This big, beautiful, photograph-loaded coffee table book is an encyclopedia of whiskey. The Atlas, as whiskey-heads often call it, carries descriptions of a couple of hundred distilleries and reviews of around 750 different whiskeys. Broom’s book devotes a lot of pages to Scotch whisky, however, it helpfully covers Irish and American whiskeys and the brown spirits made in nations less known to most readers, like Japan, India, and Australia. Drinks geeks will love Broom’s meticulous explanations of how different whiskeys are produced. Those seeking guidance on how to taste whiskey will benefit from the book’s brief tasting tips and its ‘flavor camp lists,” which categorizes whiskeys by their dominant characteristics (“fruity and spicy,” “fragrant and floral,” etc.)


Who am I?

I am the author of two books on distilled spirits and have been blogging at AlcoholReviews.com since 1998. I have written about drinks, drinks history, and drinks politics for the New York Times and the American Spectator magazine. Whiskey is my favorite distilled spirit—there are so many fantastic types and brands of it. For consumers, it can be really bewildering to navigate. So, I take it as my duty to help people navigate the wide and wild world of whiskey!


I wrote...

Whiskey: A Global History

By Kevin R. Kosar,

Book cover of Whiskey: A Global History

What is my book about?

Whiskey: A Global History introduces readers to the various types of whiskey, including bourbon, Canadian whiskey, corn whiskey, rye, Irish whiskey, Scotch, single malts, and blends. The book explains the drink’s often crazy history, from its obscure medieval origins to the globally traded product that it is today.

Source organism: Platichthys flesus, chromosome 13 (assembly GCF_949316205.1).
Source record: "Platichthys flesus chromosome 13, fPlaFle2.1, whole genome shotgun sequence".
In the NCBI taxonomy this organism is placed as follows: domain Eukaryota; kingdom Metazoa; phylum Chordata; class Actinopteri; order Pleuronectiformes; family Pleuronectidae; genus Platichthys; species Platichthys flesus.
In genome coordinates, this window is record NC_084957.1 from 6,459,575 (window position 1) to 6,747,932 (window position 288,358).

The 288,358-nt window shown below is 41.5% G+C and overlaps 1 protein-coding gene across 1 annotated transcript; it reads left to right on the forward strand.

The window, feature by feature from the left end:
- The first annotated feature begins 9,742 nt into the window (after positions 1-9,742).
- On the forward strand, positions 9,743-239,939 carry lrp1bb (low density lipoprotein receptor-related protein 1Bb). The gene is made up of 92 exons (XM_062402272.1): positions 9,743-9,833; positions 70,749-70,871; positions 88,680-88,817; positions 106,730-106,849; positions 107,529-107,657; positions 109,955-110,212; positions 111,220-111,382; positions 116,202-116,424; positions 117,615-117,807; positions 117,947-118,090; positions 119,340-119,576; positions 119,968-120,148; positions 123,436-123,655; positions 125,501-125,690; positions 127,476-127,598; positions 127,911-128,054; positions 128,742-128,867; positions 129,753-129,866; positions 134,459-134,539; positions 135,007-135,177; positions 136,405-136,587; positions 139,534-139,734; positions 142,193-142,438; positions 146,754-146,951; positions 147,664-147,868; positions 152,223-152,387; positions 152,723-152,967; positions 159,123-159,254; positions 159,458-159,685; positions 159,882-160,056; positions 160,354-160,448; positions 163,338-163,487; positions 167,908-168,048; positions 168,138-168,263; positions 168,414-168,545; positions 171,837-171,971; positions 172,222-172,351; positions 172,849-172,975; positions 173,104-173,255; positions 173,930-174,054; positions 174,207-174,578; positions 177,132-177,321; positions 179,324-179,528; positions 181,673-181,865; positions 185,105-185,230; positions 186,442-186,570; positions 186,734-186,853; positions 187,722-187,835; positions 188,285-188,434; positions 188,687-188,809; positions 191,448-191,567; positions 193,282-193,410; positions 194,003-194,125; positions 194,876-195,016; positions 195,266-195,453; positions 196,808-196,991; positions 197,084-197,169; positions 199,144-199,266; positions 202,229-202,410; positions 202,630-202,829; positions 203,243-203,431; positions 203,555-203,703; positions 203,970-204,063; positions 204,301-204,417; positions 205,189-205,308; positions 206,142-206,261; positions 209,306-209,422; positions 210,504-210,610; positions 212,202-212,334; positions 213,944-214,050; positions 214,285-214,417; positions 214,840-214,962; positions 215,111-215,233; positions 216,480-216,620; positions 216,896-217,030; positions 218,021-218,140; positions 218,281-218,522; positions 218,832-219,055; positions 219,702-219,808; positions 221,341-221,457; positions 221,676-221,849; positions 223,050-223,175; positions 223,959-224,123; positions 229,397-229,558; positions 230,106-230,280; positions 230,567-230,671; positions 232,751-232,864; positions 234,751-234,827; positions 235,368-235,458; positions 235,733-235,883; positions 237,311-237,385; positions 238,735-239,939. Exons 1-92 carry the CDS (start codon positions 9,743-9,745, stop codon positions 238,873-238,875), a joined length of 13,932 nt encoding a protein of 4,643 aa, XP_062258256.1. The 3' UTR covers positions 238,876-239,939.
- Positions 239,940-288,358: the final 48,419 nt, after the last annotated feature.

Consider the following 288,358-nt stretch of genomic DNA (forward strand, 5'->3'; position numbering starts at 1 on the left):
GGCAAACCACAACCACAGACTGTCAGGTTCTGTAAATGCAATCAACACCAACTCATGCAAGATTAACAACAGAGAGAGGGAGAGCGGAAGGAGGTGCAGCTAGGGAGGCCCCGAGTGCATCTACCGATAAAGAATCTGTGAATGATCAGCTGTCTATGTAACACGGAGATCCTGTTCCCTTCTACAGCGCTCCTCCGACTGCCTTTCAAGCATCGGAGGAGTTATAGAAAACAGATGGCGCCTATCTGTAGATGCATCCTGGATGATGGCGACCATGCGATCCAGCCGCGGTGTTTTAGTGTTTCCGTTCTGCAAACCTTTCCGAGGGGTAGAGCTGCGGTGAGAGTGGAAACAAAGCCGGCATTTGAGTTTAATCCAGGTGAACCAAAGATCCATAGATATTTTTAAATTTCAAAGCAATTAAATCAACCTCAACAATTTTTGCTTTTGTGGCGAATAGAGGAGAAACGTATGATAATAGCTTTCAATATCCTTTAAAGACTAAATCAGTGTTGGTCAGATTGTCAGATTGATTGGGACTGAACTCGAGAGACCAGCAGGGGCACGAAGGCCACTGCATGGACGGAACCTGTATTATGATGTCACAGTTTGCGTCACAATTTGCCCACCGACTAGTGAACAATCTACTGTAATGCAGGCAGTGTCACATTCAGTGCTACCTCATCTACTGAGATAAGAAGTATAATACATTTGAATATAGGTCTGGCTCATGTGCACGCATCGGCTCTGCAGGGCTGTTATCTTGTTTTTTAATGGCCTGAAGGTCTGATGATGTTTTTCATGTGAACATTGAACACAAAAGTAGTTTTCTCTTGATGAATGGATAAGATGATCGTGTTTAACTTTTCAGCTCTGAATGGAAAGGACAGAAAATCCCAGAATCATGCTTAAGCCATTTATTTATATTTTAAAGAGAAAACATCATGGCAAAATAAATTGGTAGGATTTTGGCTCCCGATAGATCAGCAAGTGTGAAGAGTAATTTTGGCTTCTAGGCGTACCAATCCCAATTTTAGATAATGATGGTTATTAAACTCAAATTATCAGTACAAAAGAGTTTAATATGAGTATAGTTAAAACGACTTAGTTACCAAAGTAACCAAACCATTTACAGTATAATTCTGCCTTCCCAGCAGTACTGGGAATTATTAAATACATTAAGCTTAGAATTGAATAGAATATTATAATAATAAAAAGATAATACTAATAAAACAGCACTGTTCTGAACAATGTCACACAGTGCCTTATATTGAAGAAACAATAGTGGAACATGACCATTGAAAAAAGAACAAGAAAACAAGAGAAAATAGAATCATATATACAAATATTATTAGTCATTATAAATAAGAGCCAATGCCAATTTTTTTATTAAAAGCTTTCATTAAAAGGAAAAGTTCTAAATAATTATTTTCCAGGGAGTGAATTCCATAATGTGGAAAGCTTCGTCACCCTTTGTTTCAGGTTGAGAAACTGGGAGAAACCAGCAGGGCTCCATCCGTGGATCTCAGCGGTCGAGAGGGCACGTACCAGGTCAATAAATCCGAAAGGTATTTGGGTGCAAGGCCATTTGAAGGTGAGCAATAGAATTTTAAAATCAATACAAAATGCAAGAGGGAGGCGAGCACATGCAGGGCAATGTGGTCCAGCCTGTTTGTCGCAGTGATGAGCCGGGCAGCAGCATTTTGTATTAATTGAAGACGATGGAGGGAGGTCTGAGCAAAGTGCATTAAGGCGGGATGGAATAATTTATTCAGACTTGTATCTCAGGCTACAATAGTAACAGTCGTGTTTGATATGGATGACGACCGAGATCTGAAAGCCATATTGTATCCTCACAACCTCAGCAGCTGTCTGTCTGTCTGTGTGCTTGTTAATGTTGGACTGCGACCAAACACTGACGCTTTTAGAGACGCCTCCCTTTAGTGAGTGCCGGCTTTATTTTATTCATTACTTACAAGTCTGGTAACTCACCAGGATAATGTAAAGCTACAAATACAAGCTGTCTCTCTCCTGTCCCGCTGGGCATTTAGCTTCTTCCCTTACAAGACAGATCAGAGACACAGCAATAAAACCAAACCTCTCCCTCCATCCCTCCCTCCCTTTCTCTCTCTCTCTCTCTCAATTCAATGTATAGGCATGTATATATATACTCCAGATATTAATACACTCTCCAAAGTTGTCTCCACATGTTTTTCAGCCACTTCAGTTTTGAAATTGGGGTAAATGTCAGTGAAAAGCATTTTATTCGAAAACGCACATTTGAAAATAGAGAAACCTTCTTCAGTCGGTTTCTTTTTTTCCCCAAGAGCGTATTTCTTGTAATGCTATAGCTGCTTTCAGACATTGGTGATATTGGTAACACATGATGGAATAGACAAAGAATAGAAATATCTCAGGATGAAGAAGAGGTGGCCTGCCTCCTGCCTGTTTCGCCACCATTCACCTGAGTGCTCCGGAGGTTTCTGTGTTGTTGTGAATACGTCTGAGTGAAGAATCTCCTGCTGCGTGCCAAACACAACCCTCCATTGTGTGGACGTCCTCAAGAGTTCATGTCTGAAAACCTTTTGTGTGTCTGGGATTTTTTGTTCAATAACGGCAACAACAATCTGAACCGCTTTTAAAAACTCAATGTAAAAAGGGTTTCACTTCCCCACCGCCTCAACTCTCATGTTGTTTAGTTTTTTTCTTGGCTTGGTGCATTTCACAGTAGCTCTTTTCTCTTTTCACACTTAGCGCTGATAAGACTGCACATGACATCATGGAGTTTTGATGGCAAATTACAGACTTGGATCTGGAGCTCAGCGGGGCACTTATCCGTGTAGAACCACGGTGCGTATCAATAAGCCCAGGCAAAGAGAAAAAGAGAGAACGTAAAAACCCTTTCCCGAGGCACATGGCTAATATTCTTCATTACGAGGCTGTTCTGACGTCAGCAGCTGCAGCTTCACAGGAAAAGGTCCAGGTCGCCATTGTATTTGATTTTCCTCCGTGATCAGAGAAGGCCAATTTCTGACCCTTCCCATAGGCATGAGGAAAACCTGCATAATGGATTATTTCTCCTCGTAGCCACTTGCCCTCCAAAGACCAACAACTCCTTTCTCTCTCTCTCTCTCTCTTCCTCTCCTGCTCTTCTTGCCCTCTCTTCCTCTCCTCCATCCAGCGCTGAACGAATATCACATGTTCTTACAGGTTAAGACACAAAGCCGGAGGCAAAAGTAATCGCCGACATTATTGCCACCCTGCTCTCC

Whiskey: A Global History also recommends some great brands and classic cocktail recipes for the thirsty reader.

Lonely Planet's Global Distillery Tour 1

By Lonely Planet Food,

Book cover of Lonely Planet's Global Distillery Tour 1

Capturing the excitement of our drinking age, Lonely Planet’s Global Distillery Tour stops in over 30 countries and provides a tantalizing glimpse at what is happening around the world. With photographs of both product and place, the book offers not just information on distilleries but itineraries to start planning those visits. Vast in scope while feeling manageable, the book makes a great introduction to the spirits world -- plus, has readers itching to experience it all for themselves. 


Who am I?

I have been researching and writing about cocktails for over two decades. My first book, The New Cocktail Hour, appeared in 2016 and I have since written seven more books pairing mixed drinks with topics such as classic movies, vinyl music, the DC Comics universe, Westerns, and travel. Cocktails are truly global concoctions, invented by using tea from the Far East, sugar from the Caribbean, liquor from Europe, and citrus from the tropics. The best books about mixed drinks transport us to a worldly state of mind wherever we are. 


I wrote...

Booze Cruise: A Tour of the World's Essential Mixed Drinks

By André Darlington,

Book cover of Booze Cruise: A Tour of the World's Essential Mixed Drinks

What is my book about?